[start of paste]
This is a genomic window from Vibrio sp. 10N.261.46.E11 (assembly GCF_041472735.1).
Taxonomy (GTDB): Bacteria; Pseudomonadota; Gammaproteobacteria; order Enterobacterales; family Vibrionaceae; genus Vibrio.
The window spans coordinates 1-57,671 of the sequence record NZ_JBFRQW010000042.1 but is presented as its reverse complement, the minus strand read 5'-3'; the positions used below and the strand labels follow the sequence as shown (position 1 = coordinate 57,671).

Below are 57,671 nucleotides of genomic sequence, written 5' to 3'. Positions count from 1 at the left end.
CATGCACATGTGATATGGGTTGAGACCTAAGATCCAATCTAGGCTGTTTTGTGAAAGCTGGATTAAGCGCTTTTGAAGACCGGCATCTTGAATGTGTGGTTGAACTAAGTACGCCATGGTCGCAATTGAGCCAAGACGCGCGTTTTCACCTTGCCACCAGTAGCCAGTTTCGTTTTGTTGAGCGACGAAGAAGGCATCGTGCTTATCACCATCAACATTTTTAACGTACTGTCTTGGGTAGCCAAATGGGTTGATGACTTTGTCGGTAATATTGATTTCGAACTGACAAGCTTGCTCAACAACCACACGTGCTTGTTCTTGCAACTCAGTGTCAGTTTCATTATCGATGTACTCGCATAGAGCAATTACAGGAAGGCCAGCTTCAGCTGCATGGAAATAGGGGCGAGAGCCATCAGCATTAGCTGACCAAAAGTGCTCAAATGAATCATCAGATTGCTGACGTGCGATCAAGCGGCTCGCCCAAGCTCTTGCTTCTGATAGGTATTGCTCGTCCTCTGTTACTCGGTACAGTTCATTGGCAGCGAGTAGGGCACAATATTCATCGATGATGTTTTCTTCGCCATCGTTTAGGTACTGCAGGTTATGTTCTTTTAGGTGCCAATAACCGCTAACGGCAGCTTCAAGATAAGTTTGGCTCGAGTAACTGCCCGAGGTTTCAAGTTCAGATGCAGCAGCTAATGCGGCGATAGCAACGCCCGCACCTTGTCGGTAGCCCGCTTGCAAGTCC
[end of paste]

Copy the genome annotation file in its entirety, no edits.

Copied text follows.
This is a genomic window from Vibrio sp. 10N.261.46.E11 (assembly GCF_041472735.1).
Taxonomy (GTDB): Bacteria; Pseudomonadota; Gammaproteobacteria; order Enterobacterales; family Vibrionaceae; genus Vibrio.
The window spans coordinates 1-57,671 of the sequence record NZ_JBFRQW010000042.1 but is presented as its reverse complement, the minus strand read 5'-3'; the positions used below and the strand labels follow the sequence as shown (position 1 = coordinate 57,671).

Below are 57,671 nucleotides of genomic sequence, written 5' to 3'. Positions count from 1 at the left end.
CATGCACATGTGATATGGGTTGAGACCTAAGATCCAATCTAGGCTGTTTTGTGAAAGCTGGATTAAGCGCTTTTGAAGACCGGCATCTTGAATGTGTGGTTGAACTAAGTACGCCATGGTCGCAATTGAGCCAAGACGCGCGTTTTCACCTTGCCACCAGTAGCCAGTTTCGTTTTGTTGAGCGACGAAGAAGGCATCGTGCTTATCACCATCAACATTTTTAACGTACTGTCTTGGGTAGCCAAATGGGTTGATGACTTTGTCGGTAATATTGATTTCGAACTGACAAGCTTGCTCAACAACCACACGTGCTTGTTCTTGCAACTCAGTGTCAGTTTCATTATCGATGTACTCGCATAGAGCAATTACAGGAAGGCCAGCTTCAGCTGCATGGAAATAGGGGCGAGAGCCATCAGCATTAGCTGACCAAAAGTGCTCAAATGAATCATCAGATTGCTGACGTGCGATCAAGCGGCTCGCCCAAGCTCTTGCTTCTGATAGGTATTGCTCGTCCTCTGTTACTCGGTACAGTTCATTGGCAGCGAGTAGGGCACAATATTCATCGATGATGTTTTCTTCGCCATCGTTTAGGTACTGCAGGTTATGTTCTTTTAGGTGCCAATAACCGCTAACGGCAGCTTCAAGATAAGTTTGGCTCGAGTAACTGCCCGAGGTTTCAAGTTCAGATGCAGCAGCTAATGCGGCGATAGCAACGCCCGCACCTTGTCGGTAGCCCGCTTGCAAGTCC